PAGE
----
U.S. airline-passenger numbers are forecast to average as many as two million a day through the Memorial Day holiday, testing the ability of airlines and airports to handle infrequent and, in some cases, unruly fliers.
While domestic air-travel numbers last Christmas were only half those in 2019, recent Transportation Security Administration counts have them now hovering around 90% of pre-pandemic levels. The TSA screened 1.9 million passengers last Sunday, a 14-month high.
Bookings from leisure travelers heading to the beaches and mountains picked up in March and accelerated in recent weeks, airline executives said at an industry conference this week.
“The surge in travel is just now starting to happen,” said Frontier Airlines’ chief executive,
“Memorial Day is going to be big; the Fourth of July is going to be crazy.”
Many holiday-weekend travelers are infrequent fliers, and now some are coming back after more than a year of staying close to home.
American Airlines Group Inc.,
the world’s largest carrier, said a third of its passengers typically take only one trip a year.
The first of the year’s four big holiday-travel periods comes as the industry faces a rise in onboard incidents often driven by disputes over mask-wearing. Tensions over masks––which are still required on public transportation through the fall––are exacerbated by the return to busier flights and airports, airline executives and union officials have said.
Federal Aviation Administration chief
started a town hall this week with a warning for passengers to behave. The agency has received more than 2,500 reports linked to disorderly-passenger conduct this year, the majority of them linked to passengers refusing to comply with the mask policy.
“We’ve never seen numbers like this before,” said Mr. Dickson at the event.
The FAA has extended into September a zero-tolerance policy introduced in January that subjects passengers who flout safety rules to fines and possible jail time, rather than the prior system of warnings.
Southwest Airlines Co.
said Friday that it would put on hold its plans to resume serving alcoholic drinks on flights to Hawaii next month and on other flights in July, citing an industrywide uptick in passenger disruptions.
Mask wearing and other rules in ever-busier airports and aircraft is just one element of fliers’ changing travel experience, especially as the industry institutes a wider range of distancing and hygiene measures.
Many passengers haven’t been in an airport or a crowd for a year or more, leaving their in-flight routines rusty at best. They will encounter new health-focused technologies at airports such as those in Fort Lauderdale, Fla., Orlando, Fla., and Miami—the destinations of the country’s three busiest routes in May. Airports and airlines have been testing new health protocols for a year in an effort to preserve social distancing and prevent viral spread.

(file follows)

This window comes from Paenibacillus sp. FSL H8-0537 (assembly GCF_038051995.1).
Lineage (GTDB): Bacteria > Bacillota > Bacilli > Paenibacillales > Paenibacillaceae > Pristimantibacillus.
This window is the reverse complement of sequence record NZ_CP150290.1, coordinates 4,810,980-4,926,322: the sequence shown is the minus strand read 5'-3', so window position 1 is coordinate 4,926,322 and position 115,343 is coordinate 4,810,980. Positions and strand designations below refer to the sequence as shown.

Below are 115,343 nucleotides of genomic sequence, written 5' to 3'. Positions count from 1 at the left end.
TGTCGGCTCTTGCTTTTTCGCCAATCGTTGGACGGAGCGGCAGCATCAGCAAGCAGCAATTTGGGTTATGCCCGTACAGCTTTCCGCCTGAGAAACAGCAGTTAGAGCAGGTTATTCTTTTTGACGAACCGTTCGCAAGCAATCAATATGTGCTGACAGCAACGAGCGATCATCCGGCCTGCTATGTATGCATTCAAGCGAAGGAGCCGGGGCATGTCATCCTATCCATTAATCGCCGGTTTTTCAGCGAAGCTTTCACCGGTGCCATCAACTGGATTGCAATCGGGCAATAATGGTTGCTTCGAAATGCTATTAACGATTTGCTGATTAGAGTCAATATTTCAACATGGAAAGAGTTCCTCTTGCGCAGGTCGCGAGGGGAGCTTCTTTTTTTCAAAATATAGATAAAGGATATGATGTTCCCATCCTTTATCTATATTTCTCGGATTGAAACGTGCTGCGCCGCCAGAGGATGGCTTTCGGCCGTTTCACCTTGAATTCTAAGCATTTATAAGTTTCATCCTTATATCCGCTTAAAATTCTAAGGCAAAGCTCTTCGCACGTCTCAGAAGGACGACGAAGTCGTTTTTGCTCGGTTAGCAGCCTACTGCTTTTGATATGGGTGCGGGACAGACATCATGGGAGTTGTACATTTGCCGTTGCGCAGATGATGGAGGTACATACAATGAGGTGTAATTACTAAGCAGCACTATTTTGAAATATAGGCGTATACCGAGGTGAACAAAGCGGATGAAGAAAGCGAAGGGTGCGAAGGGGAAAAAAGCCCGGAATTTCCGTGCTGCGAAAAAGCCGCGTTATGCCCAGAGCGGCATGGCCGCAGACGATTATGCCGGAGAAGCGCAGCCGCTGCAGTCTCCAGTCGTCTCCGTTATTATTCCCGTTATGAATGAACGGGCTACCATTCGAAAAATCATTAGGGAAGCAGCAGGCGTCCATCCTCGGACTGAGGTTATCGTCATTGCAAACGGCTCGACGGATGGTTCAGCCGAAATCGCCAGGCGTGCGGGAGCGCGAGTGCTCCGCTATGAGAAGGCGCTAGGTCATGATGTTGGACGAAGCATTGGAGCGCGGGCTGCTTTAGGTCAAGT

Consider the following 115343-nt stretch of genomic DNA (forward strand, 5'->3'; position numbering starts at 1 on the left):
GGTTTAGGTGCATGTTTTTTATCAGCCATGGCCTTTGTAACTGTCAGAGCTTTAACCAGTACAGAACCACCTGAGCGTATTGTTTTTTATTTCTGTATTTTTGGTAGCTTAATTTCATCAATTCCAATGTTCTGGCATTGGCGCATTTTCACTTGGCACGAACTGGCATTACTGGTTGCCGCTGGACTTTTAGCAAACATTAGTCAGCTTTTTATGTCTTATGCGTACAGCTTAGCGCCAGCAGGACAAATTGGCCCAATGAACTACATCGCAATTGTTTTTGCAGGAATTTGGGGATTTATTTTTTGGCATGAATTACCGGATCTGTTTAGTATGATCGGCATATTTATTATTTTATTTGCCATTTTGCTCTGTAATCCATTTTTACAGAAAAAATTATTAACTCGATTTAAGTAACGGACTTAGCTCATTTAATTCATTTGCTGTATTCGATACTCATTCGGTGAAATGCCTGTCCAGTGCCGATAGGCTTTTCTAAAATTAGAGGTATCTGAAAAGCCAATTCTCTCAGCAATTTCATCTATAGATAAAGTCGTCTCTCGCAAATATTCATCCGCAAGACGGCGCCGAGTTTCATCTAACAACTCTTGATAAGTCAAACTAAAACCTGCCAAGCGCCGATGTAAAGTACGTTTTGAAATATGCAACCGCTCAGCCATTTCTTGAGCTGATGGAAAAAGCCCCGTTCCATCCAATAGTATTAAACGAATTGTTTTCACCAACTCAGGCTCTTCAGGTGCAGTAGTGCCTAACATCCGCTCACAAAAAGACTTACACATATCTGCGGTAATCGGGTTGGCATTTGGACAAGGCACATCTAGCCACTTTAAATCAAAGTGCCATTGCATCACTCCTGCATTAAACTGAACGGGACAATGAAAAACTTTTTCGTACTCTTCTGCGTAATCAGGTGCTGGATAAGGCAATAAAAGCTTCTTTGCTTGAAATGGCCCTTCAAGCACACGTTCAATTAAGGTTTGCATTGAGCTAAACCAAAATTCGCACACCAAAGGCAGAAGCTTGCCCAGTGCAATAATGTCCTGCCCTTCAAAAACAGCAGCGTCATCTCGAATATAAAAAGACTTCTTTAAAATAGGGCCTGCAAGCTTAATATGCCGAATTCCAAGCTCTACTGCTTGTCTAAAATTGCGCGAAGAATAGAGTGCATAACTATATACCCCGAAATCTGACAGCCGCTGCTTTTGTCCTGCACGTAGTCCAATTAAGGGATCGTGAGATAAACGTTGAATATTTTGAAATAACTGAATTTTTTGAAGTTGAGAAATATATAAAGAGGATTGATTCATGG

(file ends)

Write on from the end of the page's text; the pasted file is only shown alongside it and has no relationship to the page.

Touchless screens abound for check-in and tagging bags, while the TSA has accelerated the rollout of new carry-on scanners at checkpoints.
Though designed to ensure social distancing, the new technologies can worsen crowding as passengers pull up apps and try to scan QR codes, said George Merritt, head of strategic operations at Denver International Airport.
Passengers are also having to navigate what might have been touch screens on their last trip. Now, some airports have introduced “happy hover” screens to check in and print boarding passes and bag tags that require passengers to hold their fingers over digital buttons.
“People don’t touch the screen the same way. It’s not been a complete success,” said Dave Wilson, director of innovation at the Port of Seattle.
Seattle-Tacoma International Airport also rolled out a smartphone-based appointment system for passengers to book a time to pass through security. When passenger numbers picked up last month, security lines stretched into the parking lot.
Mr. Wilson said the port is looking at how such appointments could be introduced elsewhere, including for boarding planes and collecting bags. While such measures could ease lines, they may also add to congestion due to passengers’ unfamiliarity.
“Changing passenger behavior is difficult. People still like to congregate,” said Frank Barich, president of Barich Inc., an Arizona-based airport consultant.
Officials at the TSA, which was born out of the 9/11 terrorist attacks, said they have already accelerated technology planned before the pandemic, such as new baggage scanners, and plan to have sufficient staffing in place for the rising passenger volumes.
Dan McCoy, the TSA’s chief innovation officer, said: “The Covid-19 crisis is really going to be the second thing that shapes the way we operate going forward.”
—Alison Sider contributed to this article.
Write to Doug Cameron at [email protected]
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